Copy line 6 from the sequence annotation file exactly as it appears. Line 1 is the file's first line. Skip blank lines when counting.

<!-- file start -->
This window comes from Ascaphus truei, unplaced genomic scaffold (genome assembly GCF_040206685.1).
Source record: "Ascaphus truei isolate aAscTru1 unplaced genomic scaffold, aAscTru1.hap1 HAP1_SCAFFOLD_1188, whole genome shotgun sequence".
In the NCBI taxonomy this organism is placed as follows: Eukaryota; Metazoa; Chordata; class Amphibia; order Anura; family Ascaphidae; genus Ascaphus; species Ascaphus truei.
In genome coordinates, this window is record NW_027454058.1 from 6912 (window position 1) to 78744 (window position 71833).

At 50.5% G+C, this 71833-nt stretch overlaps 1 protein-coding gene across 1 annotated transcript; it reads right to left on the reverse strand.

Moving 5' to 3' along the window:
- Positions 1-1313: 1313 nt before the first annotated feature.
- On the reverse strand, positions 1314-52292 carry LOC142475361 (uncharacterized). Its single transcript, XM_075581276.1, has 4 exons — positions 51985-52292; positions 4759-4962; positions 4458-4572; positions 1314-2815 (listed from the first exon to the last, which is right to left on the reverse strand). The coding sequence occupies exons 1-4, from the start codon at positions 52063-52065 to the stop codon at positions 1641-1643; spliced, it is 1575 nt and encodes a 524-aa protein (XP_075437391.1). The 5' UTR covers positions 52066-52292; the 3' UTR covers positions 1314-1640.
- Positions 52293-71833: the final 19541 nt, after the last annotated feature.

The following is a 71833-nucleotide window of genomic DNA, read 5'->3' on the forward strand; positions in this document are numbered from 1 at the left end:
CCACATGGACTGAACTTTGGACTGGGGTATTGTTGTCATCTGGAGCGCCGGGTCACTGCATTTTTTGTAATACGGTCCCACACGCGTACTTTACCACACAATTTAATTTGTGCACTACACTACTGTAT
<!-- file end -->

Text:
Moving 5' to 3' along the window: